22nd May2014

Blended ‘Review’

by Jack Kirby

Stars: Adam Sandler, Drew Barrymore, Kevin Nealon, Terry Crews, Joel McHale, Bella Thorne, Wendi McLendon-Covey, Shaquille O’Neal | Written by Ivan Menchell, Clare Sera | Directed by Frank Coraci


If the phrase ‘Adam Sandler-starring romantic comedy’ doesn’t fill your heart with dread and terror then you’ve probably not been paying too much attention to film criticism in recent years. That’s okay, neither has Adam Sandler. The reviews are generally terrible and yet Sandler has rolled out at least one comedy every year since 1998, which is undeniably impressive. Presumably these films make money, else he wouldn’t be able to make them and therefore it’s logical to suggest that people are going to see them. It’s almost as if the general public couldn’t care less about critical opinion. Huh.

I wouldn’t include myself as a member of the critical fraternity, by the way. I consider myself a film fan who enjoys reading, writing about and studying the subject well enough to string a few coherent sentences together about my opinions having seen a film, but I’m not sure that really counts as criticism. I do heed the advice of critics, however, and as such find myself not having seen a great deal of Adam Sandler films having been warned against them (the most notable of the few exceptions being not unfavourably reviewed Funny People, though I thought that was too long and too boring). It was slightly odd then, to be faced with viewing a film I felt fairly sure in thinking was going to suck, but not having the personal experience on which to base that opinion. I therefore tried to approach Blended with as open a mind as possible.

Sandler stars opposite Drew Barrymore for the third time as widower Jim to her divorcee, Lauren. They go on a disastrous blind date only to be flung together through convoluted circumstance on a shared safari holiday in South Africa with their children (Braxton Beckham and Kyle Red Silverstein for Barrymore and Bella Thorne, Emma Fuhrmann and Alyvia Alyn Lind for Sandler) in tow. Hi-jinks, capers and romance ensue.

To cut to the chase, Blended is complete rubbish but I’d be lying if I didn’t say I laughed on a number occasions. Never actually at something Adam Sandler did, mind you, but I did laugh nonetheless. It seems to be have been written and performed with the level of professionalism you might associate with a particularly lackadaisical sixth form film club (with apologies to sixth formers everywhere). As such, there’s almost a kind of ropey charm to it, but that fades away once the millions of dollars it cost to put this nonsense on the screen is taken into consideration.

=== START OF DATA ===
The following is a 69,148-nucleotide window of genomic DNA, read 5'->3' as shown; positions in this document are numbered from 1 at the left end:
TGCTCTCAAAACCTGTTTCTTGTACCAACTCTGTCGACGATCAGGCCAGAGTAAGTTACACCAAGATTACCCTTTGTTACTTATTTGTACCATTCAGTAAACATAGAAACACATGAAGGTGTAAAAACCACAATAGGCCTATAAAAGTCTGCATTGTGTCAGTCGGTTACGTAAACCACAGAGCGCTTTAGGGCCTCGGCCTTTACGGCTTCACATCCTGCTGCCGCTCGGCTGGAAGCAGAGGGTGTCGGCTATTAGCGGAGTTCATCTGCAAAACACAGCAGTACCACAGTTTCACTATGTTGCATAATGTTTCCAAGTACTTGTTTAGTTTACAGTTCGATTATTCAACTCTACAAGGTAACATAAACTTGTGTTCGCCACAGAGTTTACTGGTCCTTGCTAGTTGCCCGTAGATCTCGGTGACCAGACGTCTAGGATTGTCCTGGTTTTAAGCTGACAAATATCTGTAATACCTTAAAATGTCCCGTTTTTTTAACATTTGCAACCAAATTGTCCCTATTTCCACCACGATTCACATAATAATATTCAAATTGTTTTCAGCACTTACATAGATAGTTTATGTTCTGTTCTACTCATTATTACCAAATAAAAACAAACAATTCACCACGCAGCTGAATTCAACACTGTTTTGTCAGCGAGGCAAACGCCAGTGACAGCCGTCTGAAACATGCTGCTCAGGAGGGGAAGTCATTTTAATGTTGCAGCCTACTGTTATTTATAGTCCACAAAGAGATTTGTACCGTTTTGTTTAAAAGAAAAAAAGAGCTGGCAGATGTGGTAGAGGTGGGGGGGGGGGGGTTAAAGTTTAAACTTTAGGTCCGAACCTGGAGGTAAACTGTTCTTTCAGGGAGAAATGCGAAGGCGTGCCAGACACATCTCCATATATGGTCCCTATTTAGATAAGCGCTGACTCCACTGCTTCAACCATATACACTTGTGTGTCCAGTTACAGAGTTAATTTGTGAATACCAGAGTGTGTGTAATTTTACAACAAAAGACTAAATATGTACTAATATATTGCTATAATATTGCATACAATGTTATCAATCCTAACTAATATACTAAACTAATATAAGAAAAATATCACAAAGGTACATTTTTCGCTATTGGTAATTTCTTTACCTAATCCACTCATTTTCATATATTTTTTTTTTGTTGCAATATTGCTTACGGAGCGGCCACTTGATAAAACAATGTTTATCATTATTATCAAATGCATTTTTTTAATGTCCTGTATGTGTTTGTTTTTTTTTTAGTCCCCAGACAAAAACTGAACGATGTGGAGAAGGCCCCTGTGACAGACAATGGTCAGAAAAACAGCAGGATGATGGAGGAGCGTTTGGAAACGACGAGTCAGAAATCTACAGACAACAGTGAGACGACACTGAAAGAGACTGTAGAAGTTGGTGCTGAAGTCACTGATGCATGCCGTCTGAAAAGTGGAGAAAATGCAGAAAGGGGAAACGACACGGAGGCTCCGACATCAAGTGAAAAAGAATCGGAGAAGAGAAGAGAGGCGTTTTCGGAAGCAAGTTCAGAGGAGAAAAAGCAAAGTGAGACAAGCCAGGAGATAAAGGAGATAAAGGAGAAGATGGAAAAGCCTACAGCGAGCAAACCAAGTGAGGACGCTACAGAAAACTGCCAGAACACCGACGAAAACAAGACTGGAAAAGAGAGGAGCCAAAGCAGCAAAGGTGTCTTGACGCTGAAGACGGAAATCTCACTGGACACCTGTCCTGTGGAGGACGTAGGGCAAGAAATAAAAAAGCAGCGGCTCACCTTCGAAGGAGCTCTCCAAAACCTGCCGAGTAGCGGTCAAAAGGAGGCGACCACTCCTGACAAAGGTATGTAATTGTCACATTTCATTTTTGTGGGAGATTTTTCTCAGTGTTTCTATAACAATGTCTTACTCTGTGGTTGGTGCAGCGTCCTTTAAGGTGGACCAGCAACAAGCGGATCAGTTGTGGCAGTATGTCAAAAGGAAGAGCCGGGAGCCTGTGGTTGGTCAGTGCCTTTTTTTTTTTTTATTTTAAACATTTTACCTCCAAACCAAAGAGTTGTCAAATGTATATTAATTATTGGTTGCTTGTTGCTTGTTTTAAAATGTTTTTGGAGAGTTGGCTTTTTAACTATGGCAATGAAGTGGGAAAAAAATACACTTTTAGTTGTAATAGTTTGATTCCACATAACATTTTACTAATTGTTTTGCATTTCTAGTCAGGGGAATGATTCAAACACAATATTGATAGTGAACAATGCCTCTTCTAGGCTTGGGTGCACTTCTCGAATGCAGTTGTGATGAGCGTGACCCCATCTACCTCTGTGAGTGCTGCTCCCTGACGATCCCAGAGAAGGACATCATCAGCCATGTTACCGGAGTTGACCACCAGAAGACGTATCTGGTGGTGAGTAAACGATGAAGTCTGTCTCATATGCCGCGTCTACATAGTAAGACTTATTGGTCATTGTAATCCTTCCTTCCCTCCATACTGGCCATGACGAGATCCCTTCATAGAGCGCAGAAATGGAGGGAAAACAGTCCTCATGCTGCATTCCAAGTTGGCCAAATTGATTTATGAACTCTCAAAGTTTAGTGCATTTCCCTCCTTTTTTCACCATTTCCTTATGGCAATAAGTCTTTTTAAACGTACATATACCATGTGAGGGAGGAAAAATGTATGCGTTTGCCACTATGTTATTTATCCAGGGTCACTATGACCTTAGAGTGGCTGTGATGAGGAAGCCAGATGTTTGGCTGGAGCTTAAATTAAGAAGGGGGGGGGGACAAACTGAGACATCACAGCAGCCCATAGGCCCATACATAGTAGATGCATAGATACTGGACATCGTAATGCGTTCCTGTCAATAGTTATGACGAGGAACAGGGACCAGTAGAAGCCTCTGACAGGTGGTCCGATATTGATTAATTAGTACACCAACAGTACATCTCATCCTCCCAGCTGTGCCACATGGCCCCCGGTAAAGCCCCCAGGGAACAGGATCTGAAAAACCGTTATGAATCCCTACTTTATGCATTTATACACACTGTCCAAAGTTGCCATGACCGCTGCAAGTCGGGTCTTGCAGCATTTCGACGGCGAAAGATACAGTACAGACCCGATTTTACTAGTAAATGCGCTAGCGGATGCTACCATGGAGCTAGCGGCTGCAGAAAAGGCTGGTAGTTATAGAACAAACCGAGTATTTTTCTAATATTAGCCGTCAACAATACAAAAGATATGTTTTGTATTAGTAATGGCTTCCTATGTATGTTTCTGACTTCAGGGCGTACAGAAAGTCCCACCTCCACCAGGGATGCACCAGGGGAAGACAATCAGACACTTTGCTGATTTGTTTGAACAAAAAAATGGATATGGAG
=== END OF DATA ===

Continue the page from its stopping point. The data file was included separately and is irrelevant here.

Scenes transition awkwardly, jokes are broader than the Serengeti itself, the film has dumb attitudes to both sexes (women do makeovers! Men do sports!), the episodic nature of each scene gives the film a modular, assembly line feel and just about every character is boorish, annoying or stupid. It’s also frustrating how the characters refer to Africa as if it’s a country rather than a continent on all but one occasion.

Terry Crews (not to be confused with Tom) does provide some amusement as hotel entertainer Nickens, though the film’s portrayal of its South African characters in general doesn’t sit particularly easily. I did like that the theme of the holiday was for non-traditional families to ‘blend’, though the ‘boys need a father figure/girls need a mother figure’ message that the film implies by its bringing together of Jim and Lauren (oh, sorry, ‘spoiler’) rather undermines this.

It’s nice enough looking at the safari scenery and the broadly upbeat feel of the thing is acceptable but the film loses even these small merits and all momentum in the utterly predictable final act back home in the States. Another misstep was the decision to have one of Jim’s daughters still talk to her dead mother and morbidly behave as if she is still with them. It’s kind of a bold move to attempt to address this sort of issue but it doesn’t sit so well alongside the masturbation jokes.

I couldn’t hate the film – mostly because it’s difficult to get too worked up about something so inconsequentially rubbish, but I had been hoping for something even fractionally more challenging or witty. Nonetheless, as sure as Kilimanjaro rises like Olympus above the Serengeti, plenty of people will still go see it and Sandler will keep making his films and we can all do this again next year.

Blended is released across the UK from Friday (May 23rd).


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